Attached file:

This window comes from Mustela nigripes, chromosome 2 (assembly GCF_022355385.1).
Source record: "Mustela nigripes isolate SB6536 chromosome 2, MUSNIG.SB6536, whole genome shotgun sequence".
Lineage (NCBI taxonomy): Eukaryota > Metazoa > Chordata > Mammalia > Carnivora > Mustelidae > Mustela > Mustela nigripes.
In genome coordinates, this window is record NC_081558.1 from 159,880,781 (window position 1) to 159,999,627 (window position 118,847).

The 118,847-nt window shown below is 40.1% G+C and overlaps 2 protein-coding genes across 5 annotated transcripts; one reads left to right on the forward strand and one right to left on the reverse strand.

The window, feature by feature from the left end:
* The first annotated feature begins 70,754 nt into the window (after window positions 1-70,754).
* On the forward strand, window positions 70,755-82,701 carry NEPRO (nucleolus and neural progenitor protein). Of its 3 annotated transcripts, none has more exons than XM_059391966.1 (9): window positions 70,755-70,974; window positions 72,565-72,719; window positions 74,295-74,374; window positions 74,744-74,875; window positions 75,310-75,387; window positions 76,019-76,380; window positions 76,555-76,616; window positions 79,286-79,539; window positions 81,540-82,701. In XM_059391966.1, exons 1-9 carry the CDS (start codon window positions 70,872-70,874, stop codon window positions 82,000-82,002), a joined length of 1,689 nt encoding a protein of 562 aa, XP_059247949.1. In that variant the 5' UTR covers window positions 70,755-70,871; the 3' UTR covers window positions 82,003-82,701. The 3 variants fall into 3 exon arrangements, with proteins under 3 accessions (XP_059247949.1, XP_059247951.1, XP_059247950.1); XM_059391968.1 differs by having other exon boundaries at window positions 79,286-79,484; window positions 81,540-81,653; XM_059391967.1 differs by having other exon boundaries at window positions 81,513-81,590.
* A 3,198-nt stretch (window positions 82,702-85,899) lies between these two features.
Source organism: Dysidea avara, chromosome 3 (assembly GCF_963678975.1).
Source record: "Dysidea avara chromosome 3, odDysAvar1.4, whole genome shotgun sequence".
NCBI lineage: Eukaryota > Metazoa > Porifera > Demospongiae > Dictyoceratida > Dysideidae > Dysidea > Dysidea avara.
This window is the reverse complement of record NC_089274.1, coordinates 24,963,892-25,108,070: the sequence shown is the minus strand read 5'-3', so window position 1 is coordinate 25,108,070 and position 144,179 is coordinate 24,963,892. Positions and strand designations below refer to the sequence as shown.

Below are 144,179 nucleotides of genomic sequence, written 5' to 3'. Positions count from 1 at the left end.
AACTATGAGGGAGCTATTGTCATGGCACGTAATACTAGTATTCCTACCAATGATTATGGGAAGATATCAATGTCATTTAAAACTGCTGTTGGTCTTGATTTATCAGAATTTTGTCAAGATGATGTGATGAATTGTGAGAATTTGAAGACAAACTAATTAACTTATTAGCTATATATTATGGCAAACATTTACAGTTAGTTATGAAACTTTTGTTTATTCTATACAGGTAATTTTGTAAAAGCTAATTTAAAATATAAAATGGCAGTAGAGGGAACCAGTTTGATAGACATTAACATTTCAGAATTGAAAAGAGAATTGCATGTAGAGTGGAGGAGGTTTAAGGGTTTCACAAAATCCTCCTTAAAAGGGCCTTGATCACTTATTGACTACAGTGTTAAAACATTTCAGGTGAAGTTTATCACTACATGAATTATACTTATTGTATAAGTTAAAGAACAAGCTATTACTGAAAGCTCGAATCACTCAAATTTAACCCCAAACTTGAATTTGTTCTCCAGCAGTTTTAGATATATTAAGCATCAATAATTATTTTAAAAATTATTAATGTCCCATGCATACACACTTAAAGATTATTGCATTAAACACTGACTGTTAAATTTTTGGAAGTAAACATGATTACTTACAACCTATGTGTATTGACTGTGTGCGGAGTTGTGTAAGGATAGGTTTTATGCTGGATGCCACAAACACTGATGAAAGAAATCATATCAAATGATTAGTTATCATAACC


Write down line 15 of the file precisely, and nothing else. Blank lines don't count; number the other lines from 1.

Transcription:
AACTATGAGGGAGCTATTGTCATGGCACGTAATACTAGTATTCCTACCAATGATTATGGGAAGATATCAATGTCATTTAAAACTGCTGTTGGTCTTGATTTATCAGAATTTTGTCAAGATGATGTGATGAATTGTGAGAATTTGAAGACAAACTAATTAACTTATTAGCTATATATTATGGCAAACATTTACAGTTAGTTATGAAACTTTTGTTTATTCTATACAGGTAATTTTGTAAAAGCTAATTTAAAATATAAAATGGCAGTAGAGGGAACCAGTTTGATAGACATTAACATTTCAGAATTGAAAAGAGAATTGCATGTAGAGTGGAGGAGGTTTAAGGGTTTCACAAAATCCTCCTTAAAAGGGCCTTGATCACTTATTGACTACAGTGTTAAAACATTTCAGGTGAAGTTTATCACTACATGAATTATACTTATTGTATAAGTTAAAGAACAAGCTATTACTGAAAGCTCGAATCACTCAAATTTAACCCCAAACTTGAATTTGTTCTCCAGCAGTTTTAGATATATTAAGCATCAATAATTATTTTAAAAATTATTAATGTCCCATGCATACACACTTAAAGATTATTGCATTAAACACTGACTGTTAAATTTTTGGAAGTAAACATGATTACTTACAACCTATGTGTATTGACTGTGTGCGGAGTTGTGTAAGGATAGGTTTTATGCTGGATGCCACAAACACTGATGAAAGAAATCATATCAAATGATTAGTTATCATAACC